The study was conducted in Mungia valley (Bizkaia, Northern Spain) in a 1-km2 area dominated by grass fields dedicated to cattle and little orchards. We captured nine Little Owls using mist nets, and radio-tagged and radio-monitored them between January and September 2004. Radio-tags were slung over the back, using Teflon harnesses (Biotrack, Dorset, UK). All nine Little Owls survived throughout the study period.

Radio-tracking was conducted three or four times per week, under every kind of weather conditions. We used the point sampling method, recording the same number of locations for each individual at the same times of day, thus avoiding bias from autocorrelation, timetabling seasonal changes or other factors (Kenward 2001). We started monitoring at dusk for three hours each day. A hand-held 3-element Yagi antenna, a TRX-1000S receiver (Wildlife Materials Inc. Carbondale, USA), a Sika model receiver (Biotrack, Dorset, UK) and a RX8910 receiver (Televit International AB) were deployed on foot with three teams connected by walky-talky. A total of 1223 fixes were taken within 50 m of the animal using the homing technique (White & Garrot 1990) with an accuracy of 4 m2. The artificial lights around the study area helped us find the exact location of the individual and observe its behaviour.

We radio-tracked owls and listened to owl calls simultaneously for a total of 250 hours. We recorded every Little Owl calling. Sometimes, almost all monitored Little Owls and other nontracked Little Owls were in the same foraging field at the same time, even more than 12 Little Owls were observed in the same 100×100 m field. Hence, we recorded every data identifying monitored owls and determining the number and behaviour of unknown owls. In addition, we recorded every Barn Owl detected screeching, hunting or flying <100m from the monitored Little Owls. The subsequent activity (movements and voices) of previously monitored Little Owls was observed during a 30-minute period, which was established ad hoc as being sufficient time to observe a behavioural response to the presence and detection of the potential predator. During this period we waited for every call produced by the Little Owls which had been detected in the area. We recorded the time lapse between the Barn Owl appearance and the first voice detected.

Statistical analyses

We performed a Chi-square test in order to detect relationships between Barn Owl presence and voice behaviour of Little Owls. We considered the number of cases in which Little Owls were calling or not calling before the Barn Owl presence. Next, we considered the number of cases in which any Little Owl was/was not detected calling in the considered area during the 30-minutes lapse. Alpha value was set at 0.05 in all cases.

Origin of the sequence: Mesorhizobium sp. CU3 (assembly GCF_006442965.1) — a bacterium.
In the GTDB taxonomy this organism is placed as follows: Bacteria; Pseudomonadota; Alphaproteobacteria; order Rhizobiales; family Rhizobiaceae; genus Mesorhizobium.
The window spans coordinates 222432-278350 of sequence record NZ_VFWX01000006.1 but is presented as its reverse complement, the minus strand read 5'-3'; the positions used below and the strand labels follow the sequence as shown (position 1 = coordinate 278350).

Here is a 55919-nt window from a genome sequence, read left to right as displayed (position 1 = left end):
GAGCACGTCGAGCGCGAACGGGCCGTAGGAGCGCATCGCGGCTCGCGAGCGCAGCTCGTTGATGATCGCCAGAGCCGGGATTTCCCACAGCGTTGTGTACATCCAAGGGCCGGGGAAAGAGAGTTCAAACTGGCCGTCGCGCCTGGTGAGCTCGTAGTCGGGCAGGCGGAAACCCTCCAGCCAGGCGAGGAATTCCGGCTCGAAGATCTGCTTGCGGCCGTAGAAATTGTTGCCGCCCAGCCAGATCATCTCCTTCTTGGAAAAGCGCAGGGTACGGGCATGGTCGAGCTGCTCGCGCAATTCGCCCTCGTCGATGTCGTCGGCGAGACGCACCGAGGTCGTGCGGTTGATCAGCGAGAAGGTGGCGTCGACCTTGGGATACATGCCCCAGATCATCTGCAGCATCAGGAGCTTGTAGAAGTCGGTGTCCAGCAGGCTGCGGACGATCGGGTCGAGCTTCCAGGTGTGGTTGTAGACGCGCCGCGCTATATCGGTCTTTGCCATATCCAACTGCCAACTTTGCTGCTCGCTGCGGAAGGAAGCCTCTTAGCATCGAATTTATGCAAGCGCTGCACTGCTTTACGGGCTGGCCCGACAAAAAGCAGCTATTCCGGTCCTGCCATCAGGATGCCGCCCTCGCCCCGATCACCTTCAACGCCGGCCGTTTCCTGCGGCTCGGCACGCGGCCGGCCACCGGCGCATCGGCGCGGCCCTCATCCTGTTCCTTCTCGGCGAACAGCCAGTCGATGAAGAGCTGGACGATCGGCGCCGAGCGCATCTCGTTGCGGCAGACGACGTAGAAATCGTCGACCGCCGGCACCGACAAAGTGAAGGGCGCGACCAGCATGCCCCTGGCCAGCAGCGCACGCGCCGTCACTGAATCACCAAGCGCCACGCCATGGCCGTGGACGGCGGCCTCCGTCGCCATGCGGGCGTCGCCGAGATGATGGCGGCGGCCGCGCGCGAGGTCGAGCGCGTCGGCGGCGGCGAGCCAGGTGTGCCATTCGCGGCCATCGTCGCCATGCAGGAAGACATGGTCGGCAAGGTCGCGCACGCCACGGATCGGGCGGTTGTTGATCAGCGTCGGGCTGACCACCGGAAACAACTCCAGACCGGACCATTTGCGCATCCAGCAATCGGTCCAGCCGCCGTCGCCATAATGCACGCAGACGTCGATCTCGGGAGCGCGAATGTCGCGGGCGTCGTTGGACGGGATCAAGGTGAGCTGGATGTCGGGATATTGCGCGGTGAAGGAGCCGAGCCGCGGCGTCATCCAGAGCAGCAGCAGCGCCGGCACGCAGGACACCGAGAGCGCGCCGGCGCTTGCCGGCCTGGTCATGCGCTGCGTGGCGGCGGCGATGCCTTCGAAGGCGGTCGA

Nine Little Owl nests and four Barn Owl nests were found in the study area; all of them in buildings. Little and Barn Owls shared the same building in three cases. Little Owls bred successfully in four cases (44.4%) and Barn Owls in two cases (50%). Little Owl nests were located in small holes in roofs or walls, which Barn Owls could not access, while the nests of the latter were located in lofts. During the study period none of the monitored Little Owls was predated by Barn Owls. However, in 2002 we had detected the feathers of a Little Owl chick eaten by a Barn Owl pair.

Table 1.

Vocal behaviour of Little Owls in a 30-minute period when a Barn Owl was detected screeching, hunting or flying <100 m from the monitored Little Owls. Five situations were considered depending on the behaviour of Little Owls before appearance of a Barn Owl (calling or not), and on the behaviour afterwards (no calling, continue calling, start or resume calling after several minutes). Given is the number of cases observed for each situation. Period = average period in minutes after appearance of Barn Owl.


In the 250 hours of listening effort during the study period, we recorded Little Owl vocalizations with an average frequency of 1.87/hour (SD = 2.18) corresponding to an average of 415 seconds of vocal activity per hour (SD = 1248).